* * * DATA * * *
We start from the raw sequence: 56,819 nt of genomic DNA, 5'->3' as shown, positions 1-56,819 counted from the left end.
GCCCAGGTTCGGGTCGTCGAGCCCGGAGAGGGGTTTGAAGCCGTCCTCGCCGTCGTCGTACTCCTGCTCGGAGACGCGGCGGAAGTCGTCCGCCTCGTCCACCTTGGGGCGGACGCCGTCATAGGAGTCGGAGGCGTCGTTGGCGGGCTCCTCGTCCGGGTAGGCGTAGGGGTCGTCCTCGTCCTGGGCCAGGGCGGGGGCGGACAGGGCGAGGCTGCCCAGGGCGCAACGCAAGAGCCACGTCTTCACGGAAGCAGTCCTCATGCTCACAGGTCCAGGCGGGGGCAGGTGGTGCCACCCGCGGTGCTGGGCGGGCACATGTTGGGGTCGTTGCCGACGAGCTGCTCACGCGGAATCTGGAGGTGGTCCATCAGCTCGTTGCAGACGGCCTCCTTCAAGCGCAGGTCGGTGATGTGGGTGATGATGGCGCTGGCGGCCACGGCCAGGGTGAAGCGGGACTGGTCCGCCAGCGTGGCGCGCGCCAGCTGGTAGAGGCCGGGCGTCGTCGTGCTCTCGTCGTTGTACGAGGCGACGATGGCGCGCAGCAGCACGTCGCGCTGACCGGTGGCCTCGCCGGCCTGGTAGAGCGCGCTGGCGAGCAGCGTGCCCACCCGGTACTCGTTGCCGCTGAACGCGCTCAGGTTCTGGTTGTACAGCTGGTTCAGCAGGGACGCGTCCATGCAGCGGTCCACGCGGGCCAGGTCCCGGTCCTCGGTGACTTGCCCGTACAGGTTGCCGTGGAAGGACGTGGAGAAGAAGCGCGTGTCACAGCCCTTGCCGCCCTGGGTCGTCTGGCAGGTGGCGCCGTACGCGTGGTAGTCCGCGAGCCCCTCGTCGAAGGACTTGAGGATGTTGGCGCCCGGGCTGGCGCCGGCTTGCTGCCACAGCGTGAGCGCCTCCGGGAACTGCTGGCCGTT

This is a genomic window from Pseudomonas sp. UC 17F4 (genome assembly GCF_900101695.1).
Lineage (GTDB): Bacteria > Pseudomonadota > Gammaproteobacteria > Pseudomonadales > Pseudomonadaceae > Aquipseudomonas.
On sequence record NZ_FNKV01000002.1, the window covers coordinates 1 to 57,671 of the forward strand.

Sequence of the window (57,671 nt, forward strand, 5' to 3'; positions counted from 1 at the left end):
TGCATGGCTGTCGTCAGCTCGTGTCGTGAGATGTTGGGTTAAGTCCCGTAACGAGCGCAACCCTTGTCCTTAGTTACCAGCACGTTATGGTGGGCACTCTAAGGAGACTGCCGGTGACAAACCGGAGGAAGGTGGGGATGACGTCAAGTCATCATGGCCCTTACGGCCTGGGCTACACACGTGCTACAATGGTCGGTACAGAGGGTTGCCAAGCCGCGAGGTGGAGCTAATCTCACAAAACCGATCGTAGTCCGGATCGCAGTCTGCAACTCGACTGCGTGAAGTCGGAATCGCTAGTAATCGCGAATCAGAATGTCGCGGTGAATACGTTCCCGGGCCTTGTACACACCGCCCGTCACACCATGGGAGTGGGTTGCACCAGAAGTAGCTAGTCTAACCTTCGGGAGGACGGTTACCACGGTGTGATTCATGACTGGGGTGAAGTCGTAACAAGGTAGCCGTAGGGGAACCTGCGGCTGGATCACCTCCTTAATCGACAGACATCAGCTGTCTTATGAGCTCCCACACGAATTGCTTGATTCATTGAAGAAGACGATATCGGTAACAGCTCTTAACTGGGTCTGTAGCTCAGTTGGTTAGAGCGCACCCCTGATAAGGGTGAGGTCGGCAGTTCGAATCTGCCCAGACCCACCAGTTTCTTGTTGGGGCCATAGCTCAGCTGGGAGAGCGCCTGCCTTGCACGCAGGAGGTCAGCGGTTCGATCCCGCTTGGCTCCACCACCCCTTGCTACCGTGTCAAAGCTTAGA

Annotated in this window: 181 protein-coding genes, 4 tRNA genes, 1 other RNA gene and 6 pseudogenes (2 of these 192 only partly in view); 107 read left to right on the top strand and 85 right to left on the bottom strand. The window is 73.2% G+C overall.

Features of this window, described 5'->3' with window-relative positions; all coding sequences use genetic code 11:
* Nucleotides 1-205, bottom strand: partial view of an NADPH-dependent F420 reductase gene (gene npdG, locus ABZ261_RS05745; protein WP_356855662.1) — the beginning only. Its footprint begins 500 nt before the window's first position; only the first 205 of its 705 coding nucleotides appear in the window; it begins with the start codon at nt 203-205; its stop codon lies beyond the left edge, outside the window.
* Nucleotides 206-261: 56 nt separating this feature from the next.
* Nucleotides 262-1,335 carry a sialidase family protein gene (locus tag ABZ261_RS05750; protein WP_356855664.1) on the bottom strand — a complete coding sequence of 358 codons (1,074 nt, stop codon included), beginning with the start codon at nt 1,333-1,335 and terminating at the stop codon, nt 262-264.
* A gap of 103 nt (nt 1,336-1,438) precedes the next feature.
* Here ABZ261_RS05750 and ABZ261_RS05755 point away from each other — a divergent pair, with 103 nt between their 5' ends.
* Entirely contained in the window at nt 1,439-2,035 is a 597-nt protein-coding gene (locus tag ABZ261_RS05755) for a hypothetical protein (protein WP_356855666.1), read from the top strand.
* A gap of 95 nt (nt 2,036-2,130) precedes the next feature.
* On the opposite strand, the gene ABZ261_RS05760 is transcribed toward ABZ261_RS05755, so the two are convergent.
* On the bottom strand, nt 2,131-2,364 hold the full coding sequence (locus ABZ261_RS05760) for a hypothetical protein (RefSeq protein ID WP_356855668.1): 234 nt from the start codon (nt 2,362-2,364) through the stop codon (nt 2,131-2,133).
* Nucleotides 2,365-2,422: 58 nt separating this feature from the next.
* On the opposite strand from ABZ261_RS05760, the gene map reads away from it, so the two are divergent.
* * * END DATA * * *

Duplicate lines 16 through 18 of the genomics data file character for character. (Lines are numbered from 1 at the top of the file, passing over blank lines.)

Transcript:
* A gap of 95 nt (nt 2,036-2,130) precedes the next feature.
* On the opposite strand, the gene ABZ261_RS05760 is transcribed toward ABZ261_RS05755, so the two are convergent.
* On the bottom strand, nt 2,131-2,364 hold the full coding sequence (locus ABZ261_RS05760) for a hypothetical protein (RefSeq protein ID WP_356855668.1): 234 nt from the start codon (nt 2,362-2,364) through the stop codon (nt 2,131-2,133).